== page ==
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February 26, 2020 6:45 PM, EST

Highway Bill Coming in March, Rep. Peter DeFazio Tells AASHTO

Rep. Peter DeFazio (D-Ore.) speaks at AASHTOHouse Transportation and Infrastructure Chairman Peter DeFazio addresses the AASHTO gathering. (Eugene Mulero/Transport Topics)

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WASHINGTON — Congressional Democrats’ version of a bill that would update highway operations around the country will be unveiled in March, the leader of the U.S. House of Representatives’ highway panel indicated Feb. 26.

Following the legislation’s introduction, committee consideration would take place in April, Transportation and Infrastructure Chairman Peter DeFazio (D-Ore.) told reporters after addressing the American Association of State Highway and Transportation Officials.

Congress and the White House must agree on a new highway bill prior to the expiration of the FAST Act highway policy law on Sept. 30. Unresolved matters regarding an account central to highway funding operations have crippled high-level negotiations between congressional leaders and the White House.

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“I’ve given every idea I have. I’ve put them out there. It ain’t up to me,” DeFazio said in reference to his forthcoming bill’s funding mechanism. The Highway Trust Fund account is fed revenue from the federal fuel tax, meaning the tax-writing Ways and Means Committee is tasked with ensuring its solvency. Ways and Means Chairman Richard Neal (D-Mass.) has indicated he would await input about highway funding from the White House.

In reference to the potential of allowing federal highway programs to be managed via short-term measures in lieu of a comprehensive bill by Sept. 30, DeFazio said: “I would hope that we can do a policy and not just an extension.”

Republicans also insist they want a robust highway bill before Sept. 30 to avoid short-term policy measures. Last summer, the Senate Environment and Public Works Committee approved a five-year highway bill that lacked a funding source. The Senate’s committee that handles tax policy has not tackled the Highway Trust Fund.

Sen. John Barrasso (R-Wyo.)

Barrasso by Eugene Mulero/Transport Topics

“Together we can repair America’s roads and bridges. Americans need a safe, efficient, reliable transportation system. So the time has come for Congress to pass bipartisan highway legislation,” Sen. John Barrasso (R-Wyo.), chairman of the Environment and Public Works panel, told AASHTO prior to DeFazio’s speech to the group.

Meanwhile, the Trump administration has yet to pitch a comprehensive highway policy proposal to Congress this year. Transportation Secretary Elaine Chao told AASHTO President Trump’s plan is under review at the Office of Management and Budget.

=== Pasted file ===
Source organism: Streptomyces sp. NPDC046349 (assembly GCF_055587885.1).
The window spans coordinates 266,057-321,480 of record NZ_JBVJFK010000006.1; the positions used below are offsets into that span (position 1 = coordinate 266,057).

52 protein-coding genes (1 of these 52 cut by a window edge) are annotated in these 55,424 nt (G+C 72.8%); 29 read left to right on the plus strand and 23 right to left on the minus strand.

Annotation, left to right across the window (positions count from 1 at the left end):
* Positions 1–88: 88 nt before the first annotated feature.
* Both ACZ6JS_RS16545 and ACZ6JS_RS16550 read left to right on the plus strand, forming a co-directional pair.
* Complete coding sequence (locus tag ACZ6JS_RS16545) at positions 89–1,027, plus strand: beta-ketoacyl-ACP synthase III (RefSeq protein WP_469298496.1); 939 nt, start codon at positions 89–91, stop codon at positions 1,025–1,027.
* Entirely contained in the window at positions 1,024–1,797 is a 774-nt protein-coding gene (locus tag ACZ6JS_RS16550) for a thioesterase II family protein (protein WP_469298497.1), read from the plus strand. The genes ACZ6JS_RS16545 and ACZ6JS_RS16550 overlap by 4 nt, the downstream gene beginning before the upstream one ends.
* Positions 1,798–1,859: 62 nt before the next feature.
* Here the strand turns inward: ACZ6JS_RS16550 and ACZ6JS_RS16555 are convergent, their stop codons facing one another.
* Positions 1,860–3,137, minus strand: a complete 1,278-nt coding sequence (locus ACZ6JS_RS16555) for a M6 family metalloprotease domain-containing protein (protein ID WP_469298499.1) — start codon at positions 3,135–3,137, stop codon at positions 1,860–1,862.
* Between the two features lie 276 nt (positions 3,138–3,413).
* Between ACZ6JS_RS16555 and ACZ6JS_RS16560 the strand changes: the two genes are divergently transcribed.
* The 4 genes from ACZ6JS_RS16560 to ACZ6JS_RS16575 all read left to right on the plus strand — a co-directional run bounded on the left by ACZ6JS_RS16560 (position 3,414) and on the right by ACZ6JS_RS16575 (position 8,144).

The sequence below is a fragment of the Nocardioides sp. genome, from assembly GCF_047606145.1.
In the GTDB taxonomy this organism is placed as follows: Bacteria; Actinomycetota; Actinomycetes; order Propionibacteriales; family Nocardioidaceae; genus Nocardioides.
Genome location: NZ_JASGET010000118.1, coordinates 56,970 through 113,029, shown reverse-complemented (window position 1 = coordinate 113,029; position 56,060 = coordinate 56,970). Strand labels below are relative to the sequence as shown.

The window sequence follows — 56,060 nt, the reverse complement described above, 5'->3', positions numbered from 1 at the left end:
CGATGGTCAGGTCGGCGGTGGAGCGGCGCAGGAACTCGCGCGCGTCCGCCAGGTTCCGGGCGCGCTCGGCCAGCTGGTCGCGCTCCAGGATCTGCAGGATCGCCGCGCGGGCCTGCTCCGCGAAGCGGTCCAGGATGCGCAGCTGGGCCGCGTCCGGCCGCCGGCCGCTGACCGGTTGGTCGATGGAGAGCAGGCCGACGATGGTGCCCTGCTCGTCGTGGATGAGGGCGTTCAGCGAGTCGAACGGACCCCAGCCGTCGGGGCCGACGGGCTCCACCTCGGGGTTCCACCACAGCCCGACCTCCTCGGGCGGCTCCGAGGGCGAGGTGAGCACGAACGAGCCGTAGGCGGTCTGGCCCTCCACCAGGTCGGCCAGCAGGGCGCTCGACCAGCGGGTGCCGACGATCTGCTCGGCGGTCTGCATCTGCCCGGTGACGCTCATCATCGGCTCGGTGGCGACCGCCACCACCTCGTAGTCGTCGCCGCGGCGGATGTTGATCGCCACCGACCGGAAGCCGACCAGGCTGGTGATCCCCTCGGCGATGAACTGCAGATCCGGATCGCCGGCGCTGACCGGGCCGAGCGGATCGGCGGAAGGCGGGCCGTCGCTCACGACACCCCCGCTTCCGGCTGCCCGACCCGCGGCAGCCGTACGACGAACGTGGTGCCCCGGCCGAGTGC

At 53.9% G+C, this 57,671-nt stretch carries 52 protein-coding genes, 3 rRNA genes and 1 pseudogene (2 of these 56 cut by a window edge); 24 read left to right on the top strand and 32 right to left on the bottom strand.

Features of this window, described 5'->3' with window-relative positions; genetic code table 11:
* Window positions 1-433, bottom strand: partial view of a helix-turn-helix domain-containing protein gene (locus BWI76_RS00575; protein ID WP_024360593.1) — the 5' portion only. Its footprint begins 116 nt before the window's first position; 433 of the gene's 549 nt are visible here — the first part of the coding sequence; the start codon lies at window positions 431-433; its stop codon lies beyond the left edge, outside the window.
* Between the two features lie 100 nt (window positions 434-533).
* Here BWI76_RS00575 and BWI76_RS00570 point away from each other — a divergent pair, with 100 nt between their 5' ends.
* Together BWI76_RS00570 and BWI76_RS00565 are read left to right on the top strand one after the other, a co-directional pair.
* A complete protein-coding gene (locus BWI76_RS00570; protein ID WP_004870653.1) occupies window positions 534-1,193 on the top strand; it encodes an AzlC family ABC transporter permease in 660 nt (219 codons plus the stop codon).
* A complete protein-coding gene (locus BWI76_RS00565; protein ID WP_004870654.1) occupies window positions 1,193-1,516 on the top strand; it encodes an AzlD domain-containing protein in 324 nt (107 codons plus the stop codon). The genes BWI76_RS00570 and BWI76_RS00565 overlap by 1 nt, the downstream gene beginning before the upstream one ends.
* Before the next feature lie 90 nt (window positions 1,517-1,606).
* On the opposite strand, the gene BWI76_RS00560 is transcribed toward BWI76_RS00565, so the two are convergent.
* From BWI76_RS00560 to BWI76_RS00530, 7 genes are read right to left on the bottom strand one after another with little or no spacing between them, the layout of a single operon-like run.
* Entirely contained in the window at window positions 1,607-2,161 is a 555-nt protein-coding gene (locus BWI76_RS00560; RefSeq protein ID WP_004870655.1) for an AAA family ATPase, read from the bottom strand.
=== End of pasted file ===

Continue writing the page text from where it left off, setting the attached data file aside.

CHAMBER RENEWS CALL: Urges Congress to raise fuel taxes

The Highway Trust Fund is projected to approach insolvency in less than two years. The 18.4 cents-per-gallon gas tax and 24.4 cents-per-gallon diesel tax was set in 1993.

“The bottom line is, why don’t we just tell all of the people on the Hill, if you honestly believe that when you put out this proposal and you want to interest your constituents in an election year that you’re going to work on infrastructure, but you have no intention of providing a way to fund it, that’s more phony news, isn’t it,” Tom Donohue, CEO of the Chamber, told reporters Feb. 24.

Other groups either endorse the chamber’s proposal or have issued similar recommendations for policymakers. AASHTO President Patrick McKenna, director of the Missouri Department of Transportation, emphasized, “A long-term transportation bill is needed so that there is no authorization gap upon FAST Act expiration in September 2020. Short-term program extensions cause unnecessary program disruptions and delays safety and mobility benefits to states and communities.”

Besides raising fuel taxes, a group of policymakers have suggested the adoption of a fee on the miles that vehicles travel. Chris Spear, president of American Trucking Associations, rejected any method to impose a vehicle miles traveled, or VMT, fee exclusively on trucks.

“Forcing such a shortsighted program through Congress before it’s ready for prime time would saddle voters with the wasteful costs of yet another big government program that doesn’t do what it’s supposed to,” Spear wrote in an opinion piece in the Casper (Wyo.) Star-Tribune with Sheila Foertsch, managing director of the Wyoming Trucking Association, Feb. 24. “Worst of all, a tracking tax will jeopardize blue-collar trucking jobs across the country and knock the economy off its growth trajectory by hammering the most central and critical link in our nation’s supply chain.”

Last year, Trump and Speaker Nancy Pelosi’s team met at the White House to negotiate an infrastructure plan. Amid tensions over the Democrats’ oversight of the administration, the discussions ended abruptly.

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